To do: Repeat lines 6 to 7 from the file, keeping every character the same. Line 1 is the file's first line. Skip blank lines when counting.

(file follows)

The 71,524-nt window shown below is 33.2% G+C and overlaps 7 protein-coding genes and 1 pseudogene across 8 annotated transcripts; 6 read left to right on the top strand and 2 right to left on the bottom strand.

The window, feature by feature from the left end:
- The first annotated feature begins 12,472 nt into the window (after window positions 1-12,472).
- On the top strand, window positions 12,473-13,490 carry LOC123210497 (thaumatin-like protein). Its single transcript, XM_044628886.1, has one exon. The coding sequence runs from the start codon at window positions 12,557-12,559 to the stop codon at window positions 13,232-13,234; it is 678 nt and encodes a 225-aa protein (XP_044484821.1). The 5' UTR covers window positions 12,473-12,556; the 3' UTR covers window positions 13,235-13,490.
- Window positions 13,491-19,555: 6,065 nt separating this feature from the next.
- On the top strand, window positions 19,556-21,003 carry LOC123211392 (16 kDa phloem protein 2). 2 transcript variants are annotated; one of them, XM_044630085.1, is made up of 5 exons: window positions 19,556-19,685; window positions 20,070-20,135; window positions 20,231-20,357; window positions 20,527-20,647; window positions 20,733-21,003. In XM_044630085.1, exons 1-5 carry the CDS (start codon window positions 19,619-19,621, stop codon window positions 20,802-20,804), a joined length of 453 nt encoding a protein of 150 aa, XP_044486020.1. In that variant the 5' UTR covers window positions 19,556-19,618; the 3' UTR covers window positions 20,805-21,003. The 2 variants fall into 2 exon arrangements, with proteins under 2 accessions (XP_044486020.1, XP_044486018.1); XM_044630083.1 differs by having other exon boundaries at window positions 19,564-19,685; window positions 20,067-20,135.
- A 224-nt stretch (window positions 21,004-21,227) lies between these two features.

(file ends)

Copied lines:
- On the top strand, window positions 19,556-21,003 carry LOC123211392 (16 kDa phloem protein 2). 2 transcript variants are annotated; one of them, XM_044630085.1, is made up of 5 exons: window positions 19,556-19,685; window positions 20,070-20,135; window positions 20,231-20,357; window positions 20,527-20,647; window positions 20,733-21,003. In XM_044630085.1, exons 1-5 carry the CDS (start codon window positions 19,619-19,621, stop codon window positions 20,802-20,804), a joined length of 453 nt encoding a protein of 150 aa, XP_044486020.1. In that variant the 5' UTR covers window positions 19,556-19,618; the 3' UTR covers window positions 20,805-21,003. The 2 variants fall into 2 exon arrangements, with proteins under 2 accessions (XP_044486020.1, XP_044486018.1); XM_044630083.1 differs by having other exon boundaries at window positions 19,564-19,685; window positions 20,067-20,135.
- A 224-nt stretch (window positions 21,004-21,227) lies between these two features.